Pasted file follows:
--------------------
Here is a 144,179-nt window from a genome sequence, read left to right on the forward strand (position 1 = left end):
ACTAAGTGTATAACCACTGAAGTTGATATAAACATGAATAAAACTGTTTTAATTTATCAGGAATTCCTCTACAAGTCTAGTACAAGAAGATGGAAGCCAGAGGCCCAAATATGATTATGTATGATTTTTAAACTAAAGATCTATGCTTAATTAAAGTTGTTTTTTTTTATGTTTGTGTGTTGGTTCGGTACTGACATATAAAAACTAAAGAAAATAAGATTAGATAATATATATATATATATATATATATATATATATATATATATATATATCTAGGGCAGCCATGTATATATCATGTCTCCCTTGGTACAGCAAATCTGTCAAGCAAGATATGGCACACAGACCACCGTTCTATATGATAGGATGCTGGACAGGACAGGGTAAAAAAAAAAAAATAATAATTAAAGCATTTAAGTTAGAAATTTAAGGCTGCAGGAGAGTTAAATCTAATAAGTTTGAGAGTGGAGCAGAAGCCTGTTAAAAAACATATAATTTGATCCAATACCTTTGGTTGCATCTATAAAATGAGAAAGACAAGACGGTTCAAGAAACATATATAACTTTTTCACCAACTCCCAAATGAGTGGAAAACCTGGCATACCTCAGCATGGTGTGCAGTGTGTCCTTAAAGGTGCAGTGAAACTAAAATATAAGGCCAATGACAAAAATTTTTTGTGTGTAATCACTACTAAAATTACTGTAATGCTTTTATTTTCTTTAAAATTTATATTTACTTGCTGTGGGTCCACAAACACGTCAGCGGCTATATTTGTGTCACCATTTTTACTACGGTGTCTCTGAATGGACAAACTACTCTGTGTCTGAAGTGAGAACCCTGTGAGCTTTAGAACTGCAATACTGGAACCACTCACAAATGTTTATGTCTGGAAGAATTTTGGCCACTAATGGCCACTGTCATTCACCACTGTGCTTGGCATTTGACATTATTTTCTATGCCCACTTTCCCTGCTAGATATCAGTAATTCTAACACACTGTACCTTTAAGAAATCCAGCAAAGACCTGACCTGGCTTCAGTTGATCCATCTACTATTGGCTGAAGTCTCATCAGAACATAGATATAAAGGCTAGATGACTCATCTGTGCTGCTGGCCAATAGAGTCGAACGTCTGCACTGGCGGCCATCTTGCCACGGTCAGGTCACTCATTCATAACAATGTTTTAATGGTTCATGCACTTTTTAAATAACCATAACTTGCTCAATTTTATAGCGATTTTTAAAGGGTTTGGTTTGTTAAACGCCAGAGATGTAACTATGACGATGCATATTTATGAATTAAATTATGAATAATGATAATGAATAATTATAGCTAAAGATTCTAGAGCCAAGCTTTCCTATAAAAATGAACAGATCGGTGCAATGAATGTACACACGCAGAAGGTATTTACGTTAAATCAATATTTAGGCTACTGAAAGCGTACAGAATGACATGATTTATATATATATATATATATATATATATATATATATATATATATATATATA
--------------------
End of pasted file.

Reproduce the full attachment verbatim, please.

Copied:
Here is a 144,179-nt window from a genome sequence, read left to right on the forward strand (position 1 = left end):
ACTAAGTGTATAACCACTGAAGTTGATATAAACATGAATAAAACTGTTTTAATTTATCAGGAATTCCTCTACAAGTCTAGTACAAGAAGATGGAAGCCAGAGGCCCAAATATGATTATGTATGATTTTTAAACTAAAGATCTATGCTTAATTAAAGTTGTTTTTTTTTATGTTTGTGTGTTGGTTCGGTACTGACATATAAAAACTAAAGAAAATAAGATTAGATAATATATATATATATATATATATATATATATATATATATATATATATCTAGGGCAGCCATGTATATATCATGTCTCCCTTGGTACAGCAAATCTGTCAAGCAAGATATGGCACACAGACCACCGTTCTATATGATAGGATGCTGGACAGGACAGGGTAAAAAAAAAAAAATAATAATTAAAGCATTTAAGTTAGAAATTTAAGGCTGCAGGAGAGTTAAATCTAATAAGTTTGAGAGTGGAGCAGAAGCCTGTTAAAAAACATATAATTTGATCCAATACCTTTGGTTGCATCTATAAAATGAGAAAGACAAGACGGTTCAAGAAACATATATAACTTTTTCACCAACTCCCAAATGAGTGGAAAACCTGGCATACCTCAGCATGGTGTGCAGTGTGTCCTTAAAGGTGCAGTGAAACTAAAATATAAGGCCAATGACAAAAATTTTTTGTGTGTAATCACTACTAAAATTACTGTAATGCTTTTATTTTCTTTAAAATTTATATTTACTTGCTGTGGGTCCACAAACACGTCAGCGGCTATATTTGTGTCACCATTTTTACTACGGTGTCTCTGAATGGACAAACTACTCTGTGTCTGAAGTGAGAACCCTGTGAGCTTTAGAACTGCAATACTGGAACCACTCACAAATGTTTATGTCTGGAAGAATTTTGGCCACTAATGGCCACTGTCATTCACCACTGTGCTTGGCATTTGACATTATTTTCTATGCCCACTTTCCCTGCTAGATATCAGTAATTCTAACACACTGTACCTTTAAGAAATCCAGCAAAGACCTGACCTGGCTTCAGTTGATCCATCTACTATTGGCTGAAGTCTCATCAGAACATAGATATAAAGGCTAGATGACTCATCTGTGCTGCTGGCCAATAGAGTCGAACGTCTGCACTGGCGGCCATCTTGCCACGGTCAGGTCACTCATTCATAACAATGTTTTAATGGTTCATGCACTTTTTAAATAACCATAACTTGCTCAATTTTATAGCGATTTTTAAAGGGTTTGGTTTGTTAAACGCCAGAGATGTAACTATGACGATGCATATTTATGAATTAAATTATGAATAATGATAATGAATAATTATAGCTAAAGATTCTAGAGCCAAGCTTTCCTATAAAAATGAACAGATCGGTGCAATGAATGTACACACGCAGAAGGTATTTACGTTAAATCAATATTTAGGCTACTGAAAGCGTACAGAATGACATGATTTATATATATATATATATATATATATATATATATATATATATATATATATA